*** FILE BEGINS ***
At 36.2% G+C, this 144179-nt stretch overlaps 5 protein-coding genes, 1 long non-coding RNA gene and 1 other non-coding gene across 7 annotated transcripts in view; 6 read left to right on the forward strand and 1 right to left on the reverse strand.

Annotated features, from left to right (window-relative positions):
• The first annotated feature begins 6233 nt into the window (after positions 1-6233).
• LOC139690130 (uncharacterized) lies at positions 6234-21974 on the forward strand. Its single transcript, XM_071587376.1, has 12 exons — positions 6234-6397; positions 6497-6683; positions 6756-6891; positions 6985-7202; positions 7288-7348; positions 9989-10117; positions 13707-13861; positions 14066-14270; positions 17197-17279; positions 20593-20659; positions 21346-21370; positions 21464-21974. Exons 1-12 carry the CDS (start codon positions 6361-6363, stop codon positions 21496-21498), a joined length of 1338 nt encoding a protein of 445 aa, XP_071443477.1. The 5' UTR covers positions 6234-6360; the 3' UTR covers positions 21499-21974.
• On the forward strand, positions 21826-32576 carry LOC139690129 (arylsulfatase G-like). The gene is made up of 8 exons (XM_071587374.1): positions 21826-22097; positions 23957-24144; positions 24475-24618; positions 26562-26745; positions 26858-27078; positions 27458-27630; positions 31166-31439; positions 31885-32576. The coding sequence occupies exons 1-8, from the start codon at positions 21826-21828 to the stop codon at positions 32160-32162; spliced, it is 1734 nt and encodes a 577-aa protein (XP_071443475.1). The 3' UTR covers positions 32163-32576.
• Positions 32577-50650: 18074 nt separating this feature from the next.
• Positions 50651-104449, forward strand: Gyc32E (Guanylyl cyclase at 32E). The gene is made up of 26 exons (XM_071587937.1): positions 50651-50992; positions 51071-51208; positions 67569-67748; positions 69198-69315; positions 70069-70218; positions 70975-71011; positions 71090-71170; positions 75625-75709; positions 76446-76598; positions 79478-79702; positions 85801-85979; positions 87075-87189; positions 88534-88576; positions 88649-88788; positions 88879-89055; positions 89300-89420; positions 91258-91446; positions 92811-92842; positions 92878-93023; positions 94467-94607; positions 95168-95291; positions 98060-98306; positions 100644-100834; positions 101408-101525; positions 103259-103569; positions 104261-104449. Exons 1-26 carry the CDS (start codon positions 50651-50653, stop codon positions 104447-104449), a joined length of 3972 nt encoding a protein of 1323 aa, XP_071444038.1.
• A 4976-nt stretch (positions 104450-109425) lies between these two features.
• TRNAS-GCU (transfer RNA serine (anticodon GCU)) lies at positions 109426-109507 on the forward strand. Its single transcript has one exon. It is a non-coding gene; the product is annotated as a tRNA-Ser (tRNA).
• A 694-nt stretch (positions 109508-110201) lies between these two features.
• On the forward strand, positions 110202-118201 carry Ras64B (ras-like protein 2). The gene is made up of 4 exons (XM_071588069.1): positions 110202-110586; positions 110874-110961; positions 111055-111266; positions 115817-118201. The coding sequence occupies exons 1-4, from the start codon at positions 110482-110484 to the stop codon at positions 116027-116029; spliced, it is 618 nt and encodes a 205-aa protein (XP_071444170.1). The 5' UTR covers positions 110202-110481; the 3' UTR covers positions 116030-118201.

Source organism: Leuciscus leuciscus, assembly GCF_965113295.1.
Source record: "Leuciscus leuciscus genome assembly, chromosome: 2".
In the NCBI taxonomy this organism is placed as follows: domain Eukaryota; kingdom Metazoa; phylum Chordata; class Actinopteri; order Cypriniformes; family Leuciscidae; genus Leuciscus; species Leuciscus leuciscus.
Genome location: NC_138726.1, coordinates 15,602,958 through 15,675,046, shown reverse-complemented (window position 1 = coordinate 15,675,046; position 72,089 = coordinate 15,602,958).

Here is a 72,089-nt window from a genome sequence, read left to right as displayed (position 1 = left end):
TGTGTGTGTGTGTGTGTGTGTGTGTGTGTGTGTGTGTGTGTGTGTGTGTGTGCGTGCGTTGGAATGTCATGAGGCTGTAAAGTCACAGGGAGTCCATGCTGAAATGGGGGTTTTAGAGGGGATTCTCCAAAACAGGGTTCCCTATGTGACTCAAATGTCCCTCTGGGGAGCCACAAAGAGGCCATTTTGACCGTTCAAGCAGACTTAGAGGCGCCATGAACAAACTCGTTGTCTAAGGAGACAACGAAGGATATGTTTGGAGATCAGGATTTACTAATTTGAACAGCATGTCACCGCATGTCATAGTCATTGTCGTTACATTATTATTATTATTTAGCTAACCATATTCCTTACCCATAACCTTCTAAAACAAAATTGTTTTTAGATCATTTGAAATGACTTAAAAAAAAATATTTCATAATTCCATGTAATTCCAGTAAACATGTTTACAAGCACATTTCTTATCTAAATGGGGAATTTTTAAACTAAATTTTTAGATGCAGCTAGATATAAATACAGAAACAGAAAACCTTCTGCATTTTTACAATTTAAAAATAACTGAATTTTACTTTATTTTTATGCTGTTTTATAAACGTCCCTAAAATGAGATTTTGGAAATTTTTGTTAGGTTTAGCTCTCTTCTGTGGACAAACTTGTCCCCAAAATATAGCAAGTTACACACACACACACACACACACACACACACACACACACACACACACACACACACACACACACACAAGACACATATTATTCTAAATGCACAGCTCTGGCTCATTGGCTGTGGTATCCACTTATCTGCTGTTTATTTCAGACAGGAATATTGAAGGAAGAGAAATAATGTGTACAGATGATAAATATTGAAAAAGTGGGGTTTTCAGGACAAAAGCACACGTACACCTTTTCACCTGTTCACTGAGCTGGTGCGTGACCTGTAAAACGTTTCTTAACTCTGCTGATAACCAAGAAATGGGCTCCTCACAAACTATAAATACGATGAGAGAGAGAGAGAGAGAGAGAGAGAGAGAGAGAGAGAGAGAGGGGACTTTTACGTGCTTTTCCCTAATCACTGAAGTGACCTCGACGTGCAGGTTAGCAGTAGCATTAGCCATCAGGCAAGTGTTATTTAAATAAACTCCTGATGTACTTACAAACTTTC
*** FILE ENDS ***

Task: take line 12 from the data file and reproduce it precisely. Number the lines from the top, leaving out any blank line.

Source organism: Leuciscus leuciscus, assembly GCF_965113295.1.